Today’s article does say that Lofgren tried to work with Rep. Darrell Issa to fix the prevailing wage provision, by prioritizing the allocation of visas to the employers offering higher salaries. I myself have supported such a policy in principle, but as usual, the devil is in the details, evident in the bill Lofgren introduced the same year she made the “Small wonder” remark. It would have implemented a wage priority system for H-1B, BUT it also would have set up a Staple a Green Card program, effectively a parallel program to H-1B which employers could then use to bypass the H-1B prioritization. Again, this is largely an age issue, as follows.

The Staple proposals, as many of you know, would give automatic green cards to all STEM foreign students at U.S. universities pursuing MS or PhD degrees. Of course, almost all these recipients would be YOUNG, thus swelling the youth labor market. It then would be business as usual for UCSF; they could get all the young foreign workers they want, simply by going a few blocks down the hill to San Francisco State University. Of course, those hired would no longer quite be foreigners, as they would be on track to get green cards, but the effect is the same: The older UCSF workers would still be out of a job.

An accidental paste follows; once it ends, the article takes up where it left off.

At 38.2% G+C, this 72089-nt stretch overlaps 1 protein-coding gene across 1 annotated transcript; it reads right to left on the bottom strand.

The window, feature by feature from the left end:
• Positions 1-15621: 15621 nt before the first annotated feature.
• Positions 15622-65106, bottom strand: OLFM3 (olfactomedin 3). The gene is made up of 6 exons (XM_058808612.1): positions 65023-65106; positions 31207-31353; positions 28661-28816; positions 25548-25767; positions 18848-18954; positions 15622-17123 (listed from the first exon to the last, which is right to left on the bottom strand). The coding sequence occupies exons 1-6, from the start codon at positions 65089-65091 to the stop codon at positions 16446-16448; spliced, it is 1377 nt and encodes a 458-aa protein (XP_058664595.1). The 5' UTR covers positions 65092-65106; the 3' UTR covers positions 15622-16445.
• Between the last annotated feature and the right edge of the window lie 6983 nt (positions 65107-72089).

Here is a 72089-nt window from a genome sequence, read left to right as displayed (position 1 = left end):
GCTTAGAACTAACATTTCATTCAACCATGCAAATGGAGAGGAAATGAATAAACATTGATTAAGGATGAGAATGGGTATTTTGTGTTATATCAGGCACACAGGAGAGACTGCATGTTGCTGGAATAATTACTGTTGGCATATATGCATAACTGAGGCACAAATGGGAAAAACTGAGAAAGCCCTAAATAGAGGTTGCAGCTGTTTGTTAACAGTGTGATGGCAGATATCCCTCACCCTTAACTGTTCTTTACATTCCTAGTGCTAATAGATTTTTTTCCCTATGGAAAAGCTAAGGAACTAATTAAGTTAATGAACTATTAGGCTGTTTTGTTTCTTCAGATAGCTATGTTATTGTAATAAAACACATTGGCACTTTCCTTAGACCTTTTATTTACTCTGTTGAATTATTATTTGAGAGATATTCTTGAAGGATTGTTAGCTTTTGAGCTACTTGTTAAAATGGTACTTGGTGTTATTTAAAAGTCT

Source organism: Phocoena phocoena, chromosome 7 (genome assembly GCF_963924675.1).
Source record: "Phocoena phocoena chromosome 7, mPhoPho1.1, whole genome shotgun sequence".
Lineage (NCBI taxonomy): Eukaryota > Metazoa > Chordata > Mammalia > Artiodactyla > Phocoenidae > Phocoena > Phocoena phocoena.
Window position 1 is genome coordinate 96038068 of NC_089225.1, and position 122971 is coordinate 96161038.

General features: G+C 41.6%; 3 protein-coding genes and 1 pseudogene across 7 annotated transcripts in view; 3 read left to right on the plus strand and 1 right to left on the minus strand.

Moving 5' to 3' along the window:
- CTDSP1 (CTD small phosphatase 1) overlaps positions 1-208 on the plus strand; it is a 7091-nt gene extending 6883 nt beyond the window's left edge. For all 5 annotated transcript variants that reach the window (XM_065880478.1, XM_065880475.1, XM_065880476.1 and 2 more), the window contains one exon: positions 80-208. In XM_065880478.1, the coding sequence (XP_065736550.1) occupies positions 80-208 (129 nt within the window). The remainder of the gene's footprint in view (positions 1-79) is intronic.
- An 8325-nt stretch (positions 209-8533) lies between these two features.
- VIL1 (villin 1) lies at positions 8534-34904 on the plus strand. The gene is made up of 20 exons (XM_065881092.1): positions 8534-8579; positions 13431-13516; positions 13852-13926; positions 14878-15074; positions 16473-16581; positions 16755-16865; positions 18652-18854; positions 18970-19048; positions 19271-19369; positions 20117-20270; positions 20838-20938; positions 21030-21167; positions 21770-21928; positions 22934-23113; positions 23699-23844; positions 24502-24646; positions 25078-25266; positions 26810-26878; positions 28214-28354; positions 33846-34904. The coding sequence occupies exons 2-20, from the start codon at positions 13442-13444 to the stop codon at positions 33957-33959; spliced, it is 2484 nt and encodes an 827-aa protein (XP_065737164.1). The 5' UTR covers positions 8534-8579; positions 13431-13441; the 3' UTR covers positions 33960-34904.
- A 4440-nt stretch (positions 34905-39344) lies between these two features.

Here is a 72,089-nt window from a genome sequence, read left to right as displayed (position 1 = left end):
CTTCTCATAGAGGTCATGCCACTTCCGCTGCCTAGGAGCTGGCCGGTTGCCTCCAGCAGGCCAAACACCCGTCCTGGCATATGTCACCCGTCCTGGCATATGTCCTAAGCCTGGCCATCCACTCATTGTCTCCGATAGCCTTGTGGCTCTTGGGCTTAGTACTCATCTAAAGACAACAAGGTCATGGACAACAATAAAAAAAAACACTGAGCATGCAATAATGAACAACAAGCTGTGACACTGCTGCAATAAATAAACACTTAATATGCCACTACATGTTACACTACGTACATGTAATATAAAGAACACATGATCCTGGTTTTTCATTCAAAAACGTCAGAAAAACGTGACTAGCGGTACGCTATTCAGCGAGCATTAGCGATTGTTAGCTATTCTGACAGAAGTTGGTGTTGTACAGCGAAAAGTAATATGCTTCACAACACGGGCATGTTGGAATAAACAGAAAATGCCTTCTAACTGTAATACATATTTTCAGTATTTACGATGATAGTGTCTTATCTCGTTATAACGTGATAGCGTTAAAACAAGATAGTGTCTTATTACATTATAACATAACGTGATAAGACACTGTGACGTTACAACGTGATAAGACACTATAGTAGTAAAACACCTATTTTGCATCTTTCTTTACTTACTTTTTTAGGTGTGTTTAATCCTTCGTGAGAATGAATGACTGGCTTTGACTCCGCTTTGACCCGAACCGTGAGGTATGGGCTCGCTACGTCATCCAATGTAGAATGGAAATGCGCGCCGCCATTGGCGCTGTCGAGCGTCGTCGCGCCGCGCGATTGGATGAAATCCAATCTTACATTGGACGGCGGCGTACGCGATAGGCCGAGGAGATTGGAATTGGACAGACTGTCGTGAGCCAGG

And once again: The fact that that $60K wage floor for H-1B dependent employers is out of date is a red herring. Employers still must pay at least prevailing wage, which, low as it is, is far higher than $60K. The real issue is prevailing wage, and its relation to age.